It’s days like this that sullied the Twins’ 2013 season weeks ago.
Neither Minnesota nor Cleveland played anything close to textbook baseball Sunday at Progressive Field. Both had their managers chomping wads of Dubble Bubble more aggressively than normal as they stood inside dugouts full of shaking heads.
Afterward, Indians first baseman Nick Swisher shook his, too, still processing the fact his team had won in spite of four errors, a few other fielding gaffes and a mostly miserable day batting with runners on base.
“It’s not always pretty,” Swisher said, “but somehow, we find a way to get it done. We’ve got a scrappy squad over here.”
It’s that group sitting in position for an American League Wild Card bid and maybe even a Central Division pennant that somehow managed to eke out a 3-1 victory.
The one battling with Chicago to stay out of the Central cellar squandered every opportunity to take advantage.
“I don’t know who was supposed to win the game,” Twins manager Ron Gardenhire said. “I know they won it with a couple hits, but I don’t know who was supposed to win it. It sounds like we were; you make four errors, you’re not supposed to win.”
Minnesota (57-72) found a way to outdo its division rival’s ineptitude, continuing a yearlong trend of untimely hitting. The AL’s worst hitting team with runners in scoring position went 3-for-19 in that scenario, struck out 12 times and left 13 runners on base.
It was the fifth time the Twins stranded 13 or more this season.
“They’re trying, maybe trying too hard,” Gardenhire said. “Who knows?
“That’s been our Achilles heel, as they say. We’ve left a lot of men out there. Runners in scoring position hasn’t been a very good stat for us. We’ve been terrible.” Each Indians error helped shift a Minnesota runner to second or third base. None of them scored.
Batting .158 since the All-Star break, third baseman Trevor Plouffe had the most chances to capitalize. He went 0-for-5, lining out to third with the bases loaded in the fifth and striking out swinging with runners at the corners in the seventh.
He represented the tying run with two outs in the ninth but watched closer Chris Perez’s slider drop into the zone and seal a 2-1 series win for Cleveland and the Twins’ seventh loss in their past 10 outings.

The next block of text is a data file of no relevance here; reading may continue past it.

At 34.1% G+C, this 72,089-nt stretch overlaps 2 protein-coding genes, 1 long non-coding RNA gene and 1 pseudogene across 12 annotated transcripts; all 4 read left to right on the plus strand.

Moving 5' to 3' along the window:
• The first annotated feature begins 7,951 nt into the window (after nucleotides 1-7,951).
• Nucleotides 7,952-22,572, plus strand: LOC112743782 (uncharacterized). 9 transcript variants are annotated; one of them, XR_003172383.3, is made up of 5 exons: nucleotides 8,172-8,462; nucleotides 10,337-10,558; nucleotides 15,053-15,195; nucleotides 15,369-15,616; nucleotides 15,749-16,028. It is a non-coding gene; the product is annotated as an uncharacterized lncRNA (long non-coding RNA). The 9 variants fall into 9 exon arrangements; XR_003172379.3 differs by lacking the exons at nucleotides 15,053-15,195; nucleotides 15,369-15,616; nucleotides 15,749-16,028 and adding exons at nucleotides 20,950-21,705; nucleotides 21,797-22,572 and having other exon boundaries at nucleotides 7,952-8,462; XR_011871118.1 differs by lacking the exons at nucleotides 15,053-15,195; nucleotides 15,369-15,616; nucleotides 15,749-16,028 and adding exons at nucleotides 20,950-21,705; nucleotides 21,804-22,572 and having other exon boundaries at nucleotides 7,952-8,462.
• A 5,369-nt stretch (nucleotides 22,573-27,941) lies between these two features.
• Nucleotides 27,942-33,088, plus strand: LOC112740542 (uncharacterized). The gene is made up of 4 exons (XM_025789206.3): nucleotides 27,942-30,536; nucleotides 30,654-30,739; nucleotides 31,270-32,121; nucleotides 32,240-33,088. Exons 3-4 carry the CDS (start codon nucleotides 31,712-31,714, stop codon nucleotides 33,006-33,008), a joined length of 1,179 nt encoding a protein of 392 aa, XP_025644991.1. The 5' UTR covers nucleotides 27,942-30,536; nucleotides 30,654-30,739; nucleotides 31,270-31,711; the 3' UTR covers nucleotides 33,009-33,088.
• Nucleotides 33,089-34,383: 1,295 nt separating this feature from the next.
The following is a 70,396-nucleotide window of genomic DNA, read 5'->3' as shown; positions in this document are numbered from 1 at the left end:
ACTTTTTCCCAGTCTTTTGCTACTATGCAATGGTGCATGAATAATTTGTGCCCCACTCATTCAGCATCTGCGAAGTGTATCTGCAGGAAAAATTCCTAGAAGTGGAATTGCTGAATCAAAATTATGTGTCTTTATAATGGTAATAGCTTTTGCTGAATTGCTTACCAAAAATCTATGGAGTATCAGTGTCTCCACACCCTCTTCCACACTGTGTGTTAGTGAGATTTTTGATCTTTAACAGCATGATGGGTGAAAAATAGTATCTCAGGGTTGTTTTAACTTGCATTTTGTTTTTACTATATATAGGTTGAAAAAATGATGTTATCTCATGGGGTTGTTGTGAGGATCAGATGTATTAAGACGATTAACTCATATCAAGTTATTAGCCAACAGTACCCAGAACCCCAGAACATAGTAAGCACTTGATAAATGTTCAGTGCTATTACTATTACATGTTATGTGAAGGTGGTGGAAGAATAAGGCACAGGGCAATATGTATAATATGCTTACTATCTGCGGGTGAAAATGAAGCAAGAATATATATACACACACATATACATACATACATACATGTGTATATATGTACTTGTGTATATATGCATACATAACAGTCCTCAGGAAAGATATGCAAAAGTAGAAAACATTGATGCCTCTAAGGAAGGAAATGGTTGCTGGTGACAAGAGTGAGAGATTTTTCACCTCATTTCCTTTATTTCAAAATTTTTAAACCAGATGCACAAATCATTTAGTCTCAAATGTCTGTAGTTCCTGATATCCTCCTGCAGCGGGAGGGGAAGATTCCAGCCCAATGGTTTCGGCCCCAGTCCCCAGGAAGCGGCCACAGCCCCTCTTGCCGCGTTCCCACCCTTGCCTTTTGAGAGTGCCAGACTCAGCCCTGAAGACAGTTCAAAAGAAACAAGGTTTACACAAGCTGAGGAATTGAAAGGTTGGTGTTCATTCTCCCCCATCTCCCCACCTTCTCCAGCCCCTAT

An errant pickoff throw by Indians starter Scott Kazmir — who gave up one run on seven hits and struck out eight batters — in the fifth allowed Brian Dozier to take third. The Twins second baseman benefited from a similar snafu by reliever Cody Allen in the seventh, moving to second then to third on a Doug Bernier single.
But Josh Willingham popped out to second base, and Allen struck out Ryan Doumit and Plouffe to end the inning.
“We missed a lot of opportunities,” Gardenhire said. “They made a lot of mistakes, and we couldn’t make them pay for it, and that’s not the norm in the game. Normally, you make four errors and put people on like they did — we should be able to capitalize on it.”
Bernier’s RBI bunt single earlier in the fifth tied the score at 1. It would remain a stalemate until Cleveland No. 9 hitter Drew Stubbs launched a 94-mph Jared Burton fastball into the center-field seats with two outs in the bottom of the eighth. Swisher followed up with an RBI single, the last three straight two-out hits yielded by Burton.
It was about the only thing that went right for Swisher. The New York Yankees transplant couldn’t collect two bunts toward first base by Bernier (2-for-5 with an RBI), the first of which scored Clete Thomas from third.
“Things aren’t always gonna go your way,” said Swisher, who’s batting .140 against Twins pitching this season. “Sometimes, you’ve got to pull those strings, really get it together and keep things going.”
A fourth-inning Asdrubal Cabrera error put Plouffe on second and Willingham on third with one out, but Wilkin Ramirez flew out to Stubbs in right field, and Chris Colabello struck out swinging.
Minnesota had yet another opportunity in the eighth when second baseman Jason Kipnis dropped a Morneau line drive. Kipnis then allowed Florimon to single up the middle when he tried to force out Morneau at second himself rather than flip to a covering Cabrera.
Dozier popped out to short three pitches later.
Save for Stubbs’ big swing, the Indians (71-59) were equally ineffective at the plate, leaving 12 runners on base. Minnesota starter Mike Pelfrey appeared well on his way to a quality start when he struck out three of the first four batters he faced but went on to walk six batters and leave the mound after five innings.
Allowing only two hits, he wasn’t saddled with the loss — that went to Burton (2-7, 3.16 ERA), while Joe Smith (5-1, 2.49) earned the win.
“He competed,” Gardenhire said of Pelfrey. “The rest of the guys competed out there. We got out of just as much as (Cleveland) got out of.”
Finishing up a stretch of 27 games in 27 days, the Twins enjoy their first day off since Aug. 8 on Monday, then open a three-game home series against Kansas City on Tuesday.